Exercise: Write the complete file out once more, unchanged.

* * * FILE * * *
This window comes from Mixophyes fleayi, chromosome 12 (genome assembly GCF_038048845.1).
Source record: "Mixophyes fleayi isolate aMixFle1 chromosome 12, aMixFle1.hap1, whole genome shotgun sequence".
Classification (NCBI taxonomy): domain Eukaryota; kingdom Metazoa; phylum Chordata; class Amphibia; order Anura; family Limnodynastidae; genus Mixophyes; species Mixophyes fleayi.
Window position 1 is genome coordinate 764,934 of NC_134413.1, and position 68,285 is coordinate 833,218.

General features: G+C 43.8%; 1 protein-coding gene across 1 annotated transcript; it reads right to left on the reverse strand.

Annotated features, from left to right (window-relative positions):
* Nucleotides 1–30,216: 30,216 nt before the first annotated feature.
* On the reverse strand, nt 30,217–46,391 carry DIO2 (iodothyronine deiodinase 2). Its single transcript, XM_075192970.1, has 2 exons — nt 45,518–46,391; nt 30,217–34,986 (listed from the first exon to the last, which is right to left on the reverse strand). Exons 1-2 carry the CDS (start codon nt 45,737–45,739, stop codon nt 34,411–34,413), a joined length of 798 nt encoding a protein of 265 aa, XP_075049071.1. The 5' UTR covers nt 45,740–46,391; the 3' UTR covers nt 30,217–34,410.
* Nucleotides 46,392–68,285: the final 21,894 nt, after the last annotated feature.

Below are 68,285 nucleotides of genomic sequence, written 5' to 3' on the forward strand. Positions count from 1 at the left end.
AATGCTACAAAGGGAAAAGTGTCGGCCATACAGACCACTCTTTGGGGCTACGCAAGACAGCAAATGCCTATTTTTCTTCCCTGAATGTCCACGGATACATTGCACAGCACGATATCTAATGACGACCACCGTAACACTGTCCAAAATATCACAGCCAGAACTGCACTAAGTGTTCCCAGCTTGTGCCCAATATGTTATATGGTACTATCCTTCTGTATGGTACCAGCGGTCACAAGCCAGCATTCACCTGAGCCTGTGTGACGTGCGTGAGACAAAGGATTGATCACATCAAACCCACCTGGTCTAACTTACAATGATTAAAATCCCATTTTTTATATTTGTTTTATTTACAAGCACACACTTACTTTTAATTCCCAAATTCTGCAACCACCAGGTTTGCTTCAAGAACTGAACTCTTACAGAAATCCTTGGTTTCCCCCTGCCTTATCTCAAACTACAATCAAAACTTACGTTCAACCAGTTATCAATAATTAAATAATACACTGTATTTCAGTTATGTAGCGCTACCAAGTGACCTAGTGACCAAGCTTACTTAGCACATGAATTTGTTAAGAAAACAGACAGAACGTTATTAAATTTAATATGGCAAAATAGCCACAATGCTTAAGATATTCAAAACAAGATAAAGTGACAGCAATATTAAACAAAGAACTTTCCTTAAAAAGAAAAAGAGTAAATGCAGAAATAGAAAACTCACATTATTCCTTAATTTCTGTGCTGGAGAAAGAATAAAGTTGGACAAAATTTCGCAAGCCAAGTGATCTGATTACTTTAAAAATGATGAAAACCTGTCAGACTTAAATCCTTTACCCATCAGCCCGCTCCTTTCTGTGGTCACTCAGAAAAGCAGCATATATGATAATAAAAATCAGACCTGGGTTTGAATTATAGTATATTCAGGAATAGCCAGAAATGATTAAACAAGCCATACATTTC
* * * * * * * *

This window comes from Mixophyes fleayi, chromosome 12 (genome assembly GCF_038048845.1).
Source record: "Mixophyes fleayi isolate aMixFle1 chromosome 12, aMixFle1.hap1, whole genome shotgun sequence".
Classification (NCBI taxonomy): domain Eukaryota; kingdom Metazoa; phylum Chordata; class Amphibia; order Anura; family Limnodynastidae; genus Mixophyes; species Mixophyes fleayi.
Window position 1 is genome coordinate 764,934 of NC_134413.1, and position 68,285 is coordinate 833,218.

General features: G+C 43.8%; 1 protein-coding gene across 1 annotated transcript; it reads right to left on the reverse strand.

Annotated features, from left to right (window-relative positions):
* Nucleotides 1–30,216: 30,216 nt before the first annotated feature.
* On the reverse strand, nt 30,217–46,391 carry DIO2 (iodothyronine deiodinase 2). Its single transcript, XM_075192970.1, has 2 exons — nt 45,518–46,391; nt 30,217–34,986 (listed from the first exon to the last, which is right to left on the reverse strand). Exons 1-2 carry the CDS (start codon nt 45,737–45,739, stop codon nt 34,411–34,413), a joined length of 798 nt encoding a protein of 265 aa, XP_075049071.1. The 5' UTR covers nt 45,740–46,391; the 3' UTR covers nt 30,217–34,410.
* Nucleotides 46,392–68,285: the final 21,894 nt, after the last annotated feature.

Below are 68,285 nucleotides of genomic sequence, written 5' to 3' on the forward strand. Positions count from 1 at the left end.
AATGCTACAAAGGGAAAAGTGTCGGCCATACAGACCACTCTTTGGGGCTACGCAAGACAGCAAATGCCTATTTTTCTTCCCTGAATGTCCACGGATACATTGCACAGCACGATATCTAATGACGACCACCGTAACACTGTCCAAAATATCACAGCCAGAACTGCACTAAGTGTTCCCAGCTTGTGCCCAATATGTTATATGGTACTATCCTTCTGTATGGTACCAGCGGTCACAAGCCAGCATTCACCTGAGCCTGTGTGACGTGCGTGAGACAAAGGATTGATCACATCAAACCCACCTGGTCTAACTTACAATGATTAAAATCCCATTTTTTATATTTGTTTTATTTACAAGCACACACTTACTTTTAATTCCCAAATTCTGCAACCACCAGGTTTGCTTCAAGAACTGAACTCTTACAGAAATCCTTGGTTTCCCCCTGCCTTATCTCAAACTACAATCAAAACTTACGTTCAACCAGTTATCAATAATTAAATAATACACTGTATTTCAGTTATGTAGCGCTACCAAGTGACCTAGTGACCAAGCTTACTTAGCACATGAATTTGTTAAGAAAACAGACAGAACGTTATTAAATTTAATATGGCAAAATAGCCACAATGCTTAAGATATTCAAAACAAGATAAAGTGACAGCAATATTAAACAAAGAACTTTCCTTAAAAAGAAAAAGAGTAAATGCAGAAATAGAAAACTCACATTATTCCTTAATTTCTGTGCTGGAGAAAGAATAAAGTTGGACAAAATTTCGCAAGCCAAGTGATCTGATTACTTTAAAAATGATGAAAACCTGTCAGACTTAAATCCTTTACCCATCAGCCCGCTCCTTTCTGTGGTCACTCAGAAAAGCAGCATATATGATAATAAAAATCAGACCTGGGTTTGAATTATAGTATATTCAGGAATAGCCAGAAATGATTAAACAAGCCATACATTTC